Having as a place I can hang my hat means, I finally get to reach out to fellow Canadians, some of whom, because of my cross references to American products and ingredients, indeed, my experience in food being dual, think I am American. Having where no editor tells me to mind my p’s and q’s, means I can freely stir things up with both my fellow Canadians and American friends without censor. I see it, as the ultimate Baking Without Borders Party. I have not traveled much but I have been from Montreal by car, around the Great Lakes, across the Prairies to Banff and been back as far as Halifax and Charlottetown. I have been as far as Phoenix, as south as New Orleans, to Chicago, New York, Washington, Boston, and all up the eastern seaboard. I suppose, anywhere I roll some dough and find a bread-baking friend, is home. 

In the end, I suppose I think of Canada as my birth mother and fellow Canadians as my siblings at large. I think of American editors and readers, as my other, chosen family, chosen siblings, and adopted friends. BB is still, albeit almost 8 years later, still in an evolving curve. Canadian visitors are still just finding their way and discovering their baking sister. Those that do or have supported me for a longer time, have been supportive and incredibly encouraging. Thank you!  Truth is, everyone always wants to do good at home. To my American cousins, thank you too, for first opening the door and saying, ‘yes’. Sure. Write about Montreal bagels if you want to.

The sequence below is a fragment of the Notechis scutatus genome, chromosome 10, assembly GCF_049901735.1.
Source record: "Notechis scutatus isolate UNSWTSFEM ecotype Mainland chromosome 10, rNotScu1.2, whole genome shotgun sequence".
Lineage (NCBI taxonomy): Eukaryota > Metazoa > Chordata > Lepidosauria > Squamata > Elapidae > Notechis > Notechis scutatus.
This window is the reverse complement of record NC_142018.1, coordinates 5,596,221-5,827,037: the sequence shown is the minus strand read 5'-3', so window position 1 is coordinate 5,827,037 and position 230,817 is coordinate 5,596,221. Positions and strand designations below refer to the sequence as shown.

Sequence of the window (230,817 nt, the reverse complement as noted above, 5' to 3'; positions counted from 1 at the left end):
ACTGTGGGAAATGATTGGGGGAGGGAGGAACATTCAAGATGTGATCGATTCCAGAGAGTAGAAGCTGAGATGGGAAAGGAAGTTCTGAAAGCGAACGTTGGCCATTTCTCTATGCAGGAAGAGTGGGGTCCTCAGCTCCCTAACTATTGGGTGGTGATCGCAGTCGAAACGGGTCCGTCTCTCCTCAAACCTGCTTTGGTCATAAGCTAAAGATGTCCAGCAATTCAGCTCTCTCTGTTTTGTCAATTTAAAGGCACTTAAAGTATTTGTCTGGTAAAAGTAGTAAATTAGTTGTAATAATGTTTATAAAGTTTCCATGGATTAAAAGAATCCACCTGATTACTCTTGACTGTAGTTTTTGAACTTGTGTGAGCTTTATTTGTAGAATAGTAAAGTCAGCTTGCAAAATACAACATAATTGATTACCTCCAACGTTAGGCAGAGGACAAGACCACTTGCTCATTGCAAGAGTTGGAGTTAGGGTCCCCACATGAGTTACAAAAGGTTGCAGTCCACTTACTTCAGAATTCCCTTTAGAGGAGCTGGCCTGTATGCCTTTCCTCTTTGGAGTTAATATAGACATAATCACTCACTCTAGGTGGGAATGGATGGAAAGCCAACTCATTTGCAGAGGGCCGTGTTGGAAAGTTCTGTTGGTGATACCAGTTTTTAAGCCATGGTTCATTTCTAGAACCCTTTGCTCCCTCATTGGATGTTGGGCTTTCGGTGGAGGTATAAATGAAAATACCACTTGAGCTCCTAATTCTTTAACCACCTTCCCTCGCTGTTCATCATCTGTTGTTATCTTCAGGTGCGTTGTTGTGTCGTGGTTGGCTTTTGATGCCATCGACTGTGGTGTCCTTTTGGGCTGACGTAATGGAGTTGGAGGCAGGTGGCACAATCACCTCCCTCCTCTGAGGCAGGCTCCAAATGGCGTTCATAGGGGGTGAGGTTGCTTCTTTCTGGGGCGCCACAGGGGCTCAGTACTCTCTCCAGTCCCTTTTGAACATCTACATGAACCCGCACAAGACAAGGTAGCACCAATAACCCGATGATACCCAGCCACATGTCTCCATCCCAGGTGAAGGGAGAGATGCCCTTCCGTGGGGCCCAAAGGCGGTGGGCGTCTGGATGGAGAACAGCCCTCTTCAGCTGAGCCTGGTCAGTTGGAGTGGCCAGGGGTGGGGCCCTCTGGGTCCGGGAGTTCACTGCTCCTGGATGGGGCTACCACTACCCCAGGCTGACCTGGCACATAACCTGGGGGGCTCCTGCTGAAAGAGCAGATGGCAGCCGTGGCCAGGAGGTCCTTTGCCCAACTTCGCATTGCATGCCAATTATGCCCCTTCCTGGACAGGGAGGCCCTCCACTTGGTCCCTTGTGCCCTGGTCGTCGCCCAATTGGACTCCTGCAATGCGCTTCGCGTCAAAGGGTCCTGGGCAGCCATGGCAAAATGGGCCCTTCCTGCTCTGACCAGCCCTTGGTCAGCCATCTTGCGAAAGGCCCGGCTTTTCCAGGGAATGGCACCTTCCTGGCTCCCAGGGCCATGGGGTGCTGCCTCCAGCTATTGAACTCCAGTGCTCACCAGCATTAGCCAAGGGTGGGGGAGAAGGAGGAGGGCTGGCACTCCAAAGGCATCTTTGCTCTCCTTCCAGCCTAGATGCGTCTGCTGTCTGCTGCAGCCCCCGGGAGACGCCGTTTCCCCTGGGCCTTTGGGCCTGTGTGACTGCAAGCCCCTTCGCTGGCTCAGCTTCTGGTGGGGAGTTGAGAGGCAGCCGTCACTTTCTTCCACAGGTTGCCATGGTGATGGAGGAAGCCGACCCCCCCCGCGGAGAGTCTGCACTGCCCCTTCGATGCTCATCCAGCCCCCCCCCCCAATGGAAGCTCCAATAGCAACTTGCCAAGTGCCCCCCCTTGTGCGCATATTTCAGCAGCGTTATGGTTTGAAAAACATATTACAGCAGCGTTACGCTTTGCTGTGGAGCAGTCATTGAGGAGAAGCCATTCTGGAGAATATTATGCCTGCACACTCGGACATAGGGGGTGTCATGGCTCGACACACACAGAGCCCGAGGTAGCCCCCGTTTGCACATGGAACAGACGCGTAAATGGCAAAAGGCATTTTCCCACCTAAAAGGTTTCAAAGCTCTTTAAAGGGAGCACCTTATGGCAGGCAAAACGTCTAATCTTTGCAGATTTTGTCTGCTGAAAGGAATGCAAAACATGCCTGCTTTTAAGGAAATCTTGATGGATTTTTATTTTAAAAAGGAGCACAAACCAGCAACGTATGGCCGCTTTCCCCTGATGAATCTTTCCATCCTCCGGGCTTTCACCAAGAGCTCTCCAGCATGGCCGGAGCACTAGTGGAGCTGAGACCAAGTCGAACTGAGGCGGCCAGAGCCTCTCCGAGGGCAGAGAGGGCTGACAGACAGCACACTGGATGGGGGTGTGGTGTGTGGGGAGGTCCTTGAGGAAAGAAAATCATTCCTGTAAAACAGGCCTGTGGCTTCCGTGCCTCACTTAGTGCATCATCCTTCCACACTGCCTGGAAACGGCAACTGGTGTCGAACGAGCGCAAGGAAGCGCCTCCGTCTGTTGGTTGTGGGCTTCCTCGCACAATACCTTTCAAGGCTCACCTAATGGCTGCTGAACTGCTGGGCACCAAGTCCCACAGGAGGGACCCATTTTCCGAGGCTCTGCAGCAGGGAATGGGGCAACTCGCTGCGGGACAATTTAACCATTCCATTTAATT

So for those who have wondered, if I am Canadian, why do I seem American, maybe this explains it. For Americans who wonder, why I insert some French words in my work, or slip up and say, icing sugar, instead of confectioners’ sugar or call for butter in 1/2 cup measure instead of ‘one stick’ it is because, as the beer ads go, I am Canadian.  In baking terms, in career demarcations, I am probably a bit of both. Fact is, I am pretty fickle. Pressed to choose, I’ll go wherever the wheat grows taller.

Happy November everyone. Stay warm, relax, kick back, bake or stir a soup, indulge in a spa treatment you cooked up at home. Or, stay still, and listen to the quiet that comes just before the snow covers the wheat fields.

Marcy Goldman
Baker, Writer, Host & Editor

Previous Monthly Essays from A Note From Marcy:

Essays to tickle your funny bone, wake up your inner baker, twinge on your heartstrings, or make you smile and say, ‘I’ve know the feeling; I know the place”. If you missed an essay, or a season in baking or inner sensibility, we invite you to stroll through our archived Notes From Marcy.